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ADHD in adults: Symptoms and treatment

Adult attention-deficit/hyperactivity disorder (ADHD) can throw off your work-life balance, impact mental health and make your daily tasks more difficult. Keep reading to explore the signs and symptoms of adult ADHD and learn how to find the best treatment options for you.

What is adult ADHD?

ADHD is more than a temporary mental block—it’s a long-term and often lifelong mental health disorder. ADHD is one of the most common mental health disorders among adults. While there isn’t a cure, you can treat adult ADHD based on your symptoms.

Signs and symptoms of adult ADHD

Some of the ADHD signs in children are similar to those in adults. One significant difference is how symptoms impact your daily life as you take on more responsibilities as an adult. Adults with ADHD may have difficulty meeting deadlines and staying organized at work or school.

Other symptoms and signs of ADHD in adults may include:

  • trouble focusing
  • forgetfulness
  • restlessness
  • impulsiveness
  • time management issues
  • fatigue
  • problems multitasking.

Adult ADHD self-assessment

While a self-assessment isn’t an official diagnostic tool, it can help estimate the severity of your ADHD symptoms using a scale from very often, often, sometimes, rarely or never.

ADHD self-assessments for adults may ask questions such as:

  • Do you have difficulty staying focused when people are talking to you?
  • Do you frequently lose things or have trouble finding them?
  • When you have a task that requires a lot of thought, how often do you avoid or delay getting started?    
  • How often do you find yourself talking too much in social situations?
  • How often do you have difficulty focusing when you’re doing repetitive work?   

Adult ADHD diagnosis

ADHD symptoms often emerge during childhood. However, some adults may not know they have ADHD because they haven’t received a diagnosis. Contact your primary health care provider if you have regular ADHD symptoms. They can refer you to a licensed psychologist for an ADHD diagnostic evaluation.

The link between ADHD,
depression and anxiety

Coping with ADHD can be frustrating and make life overwhelming. Left untreated, ADHD can lead to depression and anxiety. ADHD in adults can get even more complicated because some symptoms overlap, making it difficult to diagnose and treat.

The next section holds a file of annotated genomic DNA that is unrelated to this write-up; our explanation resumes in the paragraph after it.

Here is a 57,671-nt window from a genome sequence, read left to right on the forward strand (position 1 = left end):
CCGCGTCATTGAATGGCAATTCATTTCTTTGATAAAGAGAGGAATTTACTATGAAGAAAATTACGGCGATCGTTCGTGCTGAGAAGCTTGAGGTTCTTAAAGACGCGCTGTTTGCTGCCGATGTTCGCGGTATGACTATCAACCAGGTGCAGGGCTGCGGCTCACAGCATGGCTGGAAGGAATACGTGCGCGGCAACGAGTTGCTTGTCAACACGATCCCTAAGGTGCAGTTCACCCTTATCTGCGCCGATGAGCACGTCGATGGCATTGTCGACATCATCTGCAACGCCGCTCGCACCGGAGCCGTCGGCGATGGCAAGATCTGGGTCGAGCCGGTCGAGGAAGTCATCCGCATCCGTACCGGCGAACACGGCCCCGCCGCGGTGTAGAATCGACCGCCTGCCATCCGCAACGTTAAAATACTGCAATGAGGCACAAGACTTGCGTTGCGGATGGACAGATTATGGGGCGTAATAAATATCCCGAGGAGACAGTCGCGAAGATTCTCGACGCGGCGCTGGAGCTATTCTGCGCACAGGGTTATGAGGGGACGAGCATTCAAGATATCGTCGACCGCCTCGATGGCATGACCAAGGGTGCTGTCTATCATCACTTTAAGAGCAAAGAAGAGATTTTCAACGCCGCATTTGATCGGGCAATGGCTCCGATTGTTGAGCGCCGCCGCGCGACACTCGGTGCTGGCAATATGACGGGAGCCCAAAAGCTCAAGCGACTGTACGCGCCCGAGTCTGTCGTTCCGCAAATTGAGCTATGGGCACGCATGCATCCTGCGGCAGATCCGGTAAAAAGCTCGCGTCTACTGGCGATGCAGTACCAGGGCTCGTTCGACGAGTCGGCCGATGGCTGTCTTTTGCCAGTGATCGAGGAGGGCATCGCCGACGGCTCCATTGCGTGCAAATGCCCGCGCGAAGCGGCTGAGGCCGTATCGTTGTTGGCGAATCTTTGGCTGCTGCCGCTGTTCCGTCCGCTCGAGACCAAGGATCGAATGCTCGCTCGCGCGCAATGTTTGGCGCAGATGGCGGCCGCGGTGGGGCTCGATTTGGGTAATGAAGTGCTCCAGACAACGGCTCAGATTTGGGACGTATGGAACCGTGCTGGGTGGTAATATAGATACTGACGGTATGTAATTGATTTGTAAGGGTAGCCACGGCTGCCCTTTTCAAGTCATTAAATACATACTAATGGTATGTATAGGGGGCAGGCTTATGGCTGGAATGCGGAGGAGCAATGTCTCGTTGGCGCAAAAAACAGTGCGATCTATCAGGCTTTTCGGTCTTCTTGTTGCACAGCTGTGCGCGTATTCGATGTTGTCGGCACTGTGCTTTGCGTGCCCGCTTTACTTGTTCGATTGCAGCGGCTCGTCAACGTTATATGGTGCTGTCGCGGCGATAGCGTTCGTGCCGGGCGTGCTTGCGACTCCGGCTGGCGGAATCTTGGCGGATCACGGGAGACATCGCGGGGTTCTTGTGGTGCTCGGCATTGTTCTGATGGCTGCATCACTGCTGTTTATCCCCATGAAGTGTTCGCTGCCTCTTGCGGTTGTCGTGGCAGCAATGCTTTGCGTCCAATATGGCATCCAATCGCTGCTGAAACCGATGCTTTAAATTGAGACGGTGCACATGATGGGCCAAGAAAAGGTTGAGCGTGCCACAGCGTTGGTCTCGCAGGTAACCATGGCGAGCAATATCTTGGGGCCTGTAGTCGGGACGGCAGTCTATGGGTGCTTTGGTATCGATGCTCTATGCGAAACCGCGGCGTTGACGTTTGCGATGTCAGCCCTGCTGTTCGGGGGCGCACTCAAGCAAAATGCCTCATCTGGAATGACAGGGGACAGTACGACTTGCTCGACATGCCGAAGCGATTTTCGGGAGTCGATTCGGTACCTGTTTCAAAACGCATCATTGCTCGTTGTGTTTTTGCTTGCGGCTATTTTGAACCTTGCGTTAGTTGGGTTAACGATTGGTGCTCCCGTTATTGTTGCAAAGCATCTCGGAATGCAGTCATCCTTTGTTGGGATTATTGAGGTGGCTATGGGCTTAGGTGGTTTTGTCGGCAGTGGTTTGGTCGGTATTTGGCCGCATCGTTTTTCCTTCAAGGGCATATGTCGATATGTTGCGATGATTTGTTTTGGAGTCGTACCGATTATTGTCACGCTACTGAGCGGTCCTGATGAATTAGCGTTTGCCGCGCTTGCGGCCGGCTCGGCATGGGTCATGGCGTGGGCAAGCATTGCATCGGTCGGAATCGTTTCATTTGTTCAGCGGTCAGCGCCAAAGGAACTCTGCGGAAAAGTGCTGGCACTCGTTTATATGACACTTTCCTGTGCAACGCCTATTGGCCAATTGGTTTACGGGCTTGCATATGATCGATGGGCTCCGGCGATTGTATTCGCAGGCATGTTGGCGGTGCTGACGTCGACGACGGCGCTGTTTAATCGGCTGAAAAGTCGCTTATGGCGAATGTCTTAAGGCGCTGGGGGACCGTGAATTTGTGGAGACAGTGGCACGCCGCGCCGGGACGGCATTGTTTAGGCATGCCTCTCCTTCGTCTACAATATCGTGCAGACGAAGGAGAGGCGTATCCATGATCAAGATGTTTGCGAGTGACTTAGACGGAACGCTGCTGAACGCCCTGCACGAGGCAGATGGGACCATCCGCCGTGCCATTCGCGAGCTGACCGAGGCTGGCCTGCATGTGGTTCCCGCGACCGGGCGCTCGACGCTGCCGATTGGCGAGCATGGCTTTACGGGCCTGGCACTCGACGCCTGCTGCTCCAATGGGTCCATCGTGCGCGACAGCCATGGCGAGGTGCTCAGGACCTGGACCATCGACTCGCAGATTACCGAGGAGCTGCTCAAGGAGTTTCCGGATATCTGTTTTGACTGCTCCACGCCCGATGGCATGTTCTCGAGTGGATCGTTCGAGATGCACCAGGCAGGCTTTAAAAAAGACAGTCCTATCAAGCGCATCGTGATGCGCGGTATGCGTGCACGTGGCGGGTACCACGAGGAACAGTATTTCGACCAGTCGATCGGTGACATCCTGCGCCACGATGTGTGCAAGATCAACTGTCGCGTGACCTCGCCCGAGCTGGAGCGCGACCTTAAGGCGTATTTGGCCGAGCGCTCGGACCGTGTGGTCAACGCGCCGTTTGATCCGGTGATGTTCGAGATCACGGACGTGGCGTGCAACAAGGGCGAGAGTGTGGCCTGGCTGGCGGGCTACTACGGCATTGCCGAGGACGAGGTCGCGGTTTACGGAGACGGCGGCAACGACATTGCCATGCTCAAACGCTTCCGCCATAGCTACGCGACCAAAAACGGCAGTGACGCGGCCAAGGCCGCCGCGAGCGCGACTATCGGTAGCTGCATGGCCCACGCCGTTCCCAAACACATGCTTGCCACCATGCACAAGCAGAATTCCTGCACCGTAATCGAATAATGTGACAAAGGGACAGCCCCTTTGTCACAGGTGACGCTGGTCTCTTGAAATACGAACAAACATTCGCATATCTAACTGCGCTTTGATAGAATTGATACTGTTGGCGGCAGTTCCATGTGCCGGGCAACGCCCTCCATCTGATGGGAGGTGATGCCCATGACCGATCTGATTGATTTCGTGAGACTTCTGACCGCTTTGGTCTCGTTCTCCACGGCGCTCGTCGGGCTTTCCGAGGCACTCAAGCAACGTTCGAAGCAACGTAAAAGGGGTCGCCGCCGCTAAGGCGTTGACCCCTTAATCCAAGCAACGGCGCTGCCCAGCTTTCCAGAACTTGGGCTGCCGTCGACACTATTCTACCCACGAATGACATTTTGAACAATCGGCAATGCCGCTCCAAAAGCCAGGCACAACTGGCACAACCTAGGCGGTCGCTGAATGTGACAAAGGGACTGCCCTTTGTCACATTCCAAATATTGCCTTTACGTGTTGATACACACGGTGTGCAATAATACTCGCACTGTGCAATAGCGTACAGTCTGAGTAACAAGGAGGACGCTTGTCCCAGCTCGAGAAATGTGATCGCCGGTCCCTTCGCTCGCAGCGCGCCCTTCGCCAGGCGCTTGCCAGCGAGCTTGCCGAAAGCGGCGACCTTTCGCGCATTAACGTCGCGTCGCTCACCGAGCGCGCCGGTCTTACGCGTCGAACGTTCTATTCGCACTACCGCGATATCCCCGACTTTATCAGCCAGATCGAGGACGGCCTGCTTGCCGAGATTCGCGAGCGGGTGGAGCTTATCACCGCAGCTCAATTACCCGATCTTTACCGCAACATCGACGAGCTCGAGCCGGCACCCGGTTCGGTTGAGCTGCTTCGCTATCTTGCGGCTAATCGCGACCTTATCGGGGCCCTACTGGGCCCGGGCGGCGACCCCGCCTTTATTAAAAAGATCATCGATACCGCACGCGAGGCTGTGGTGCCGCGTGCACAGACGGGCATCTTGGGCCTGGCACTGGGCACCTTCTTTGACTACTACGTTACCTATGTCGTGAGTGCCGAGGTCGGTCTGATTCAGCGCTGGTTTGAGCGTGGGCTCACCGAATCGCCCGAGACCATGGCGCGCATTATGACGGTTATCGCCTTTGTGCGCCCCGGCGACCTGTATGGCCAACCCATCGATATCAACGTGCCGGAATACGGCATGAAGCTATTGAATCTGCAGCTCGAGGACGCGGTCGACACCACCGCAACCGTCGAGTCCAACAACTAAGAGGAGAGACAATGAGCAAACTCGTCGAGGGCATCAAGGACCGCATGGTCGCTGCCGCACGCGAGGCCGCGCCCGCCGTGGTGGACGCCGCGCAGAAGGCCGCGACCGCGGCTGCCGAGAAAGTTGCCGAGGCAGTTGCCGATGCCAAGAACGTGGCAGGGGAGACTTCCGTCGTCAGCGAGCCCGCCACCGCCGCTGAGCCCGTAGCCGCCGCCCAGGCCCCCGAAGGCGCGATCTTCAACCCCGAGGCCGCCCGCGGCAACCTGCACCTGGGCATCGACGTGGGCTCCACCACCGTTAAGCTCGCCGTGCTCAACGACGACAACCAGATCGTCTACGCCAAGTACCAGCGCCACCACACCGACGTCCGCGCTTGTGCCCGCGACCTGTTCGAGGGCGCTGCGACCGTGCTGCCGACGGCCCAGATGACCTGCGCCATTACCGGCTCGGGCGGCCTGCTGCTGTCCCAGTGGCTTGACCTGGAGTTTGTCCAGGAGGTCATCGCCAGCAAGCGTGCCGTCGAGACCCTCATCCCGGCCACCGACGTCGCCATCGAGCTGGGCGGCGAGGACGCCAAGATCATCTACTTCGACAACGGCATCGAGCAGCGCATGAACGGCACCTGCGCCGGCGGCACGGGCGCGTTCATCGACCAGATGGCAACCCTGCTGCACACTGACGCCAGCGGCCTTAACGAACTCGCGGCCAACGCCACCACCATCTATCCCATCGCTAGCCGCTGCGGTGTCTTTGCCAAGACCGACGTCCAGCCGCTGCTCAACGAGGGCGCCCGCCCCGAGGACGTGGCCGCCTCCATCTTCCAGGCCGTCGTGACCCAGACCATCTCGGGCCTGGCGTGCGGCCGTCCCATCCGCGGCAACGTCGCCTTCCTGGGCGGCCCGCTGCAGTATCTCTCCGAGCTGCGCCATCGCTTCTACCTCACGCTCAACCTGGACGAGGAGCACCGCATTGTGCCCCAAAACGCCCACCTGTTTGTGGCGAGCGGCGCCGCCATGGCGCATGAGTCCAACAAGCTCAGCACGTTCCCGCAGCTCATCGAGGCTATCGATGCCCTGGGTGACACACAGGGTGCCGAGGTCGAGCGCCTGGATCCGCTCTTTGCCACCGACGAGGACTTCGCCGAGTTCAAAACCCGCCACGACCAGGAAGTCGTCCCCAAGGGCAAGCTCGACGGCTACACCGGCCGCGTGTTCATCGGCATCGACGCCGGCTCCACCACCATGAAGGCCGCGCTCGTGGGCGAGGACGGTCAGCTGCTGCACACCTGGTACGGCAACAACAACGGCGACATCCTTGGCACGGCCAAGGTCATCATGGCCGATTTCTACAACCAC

Fortunately, mental health consultants make it easier to create a customized treatment plan to manage your symptoms. Consider a mental health consultation for immediate access to specialized care when ADHD brings on anxiety or depression.

ADHD treatment for adults

If you’re diagnosed with ADHD, it’s normal to feel scared, anxious or frustrated. Some people dismiss or struggle to cope with their diagnosis because of mental health stigma. A confirmed ADHD diagnosis is a significant step forward in finding the right treatment plan and lifestyle adjustments for you.

Your treatment plan may include:

  • Medication. ADHD medications can improve your focus and help you take on responsibilities requiring extra attention. Medications for ADHD are most effective when combined with other treatment options.

  • Therapy. Cognitive-behavioral therapy, a form of psychotherapy, can improve mental health and help adults with ADHD adapt to life changes. Whether you’re starting a new job, going back to school or adjusting to a new living situation, your mental health care provider can help you create a plan to address your unique needs. For example, an ADHD treatment plan can focus on small, realistic steps to achieve your personal goals.

    Ready to take back your focus and manage your ADHD symptoms? Easily connect with a mental health provider and learn how to make the most out of therapy before your first visit.

  • Mindfulness meditation. It’s common for adults with ADHD to be hard on themselves. Mindfulness, the practice of living in the present moment, can help you focus more on self-compassion instead of self-criticism. Mindfulness meditation can also boost your focus when you’re distracted, control impulsive urges and build ADHD resilience. 

  • Home remedies. Most adults with ADHD can benefit from lifestyle and behavioral changes to complement medication and therapy. Changes may include following a routine, creating checklists and asking for help.

It’s OK to feel embarrassed or scared to ask for support. Your loved ones, boss or professor want you to do well. Ask if they can make reasonable accommodations to help you succeed. 

When to seek help

Consider treatment if ADHD impacts your job performance, relationships and other areas of your life. Get care now by seeing the next available mental health provider virtually or schedule an appointment today. 

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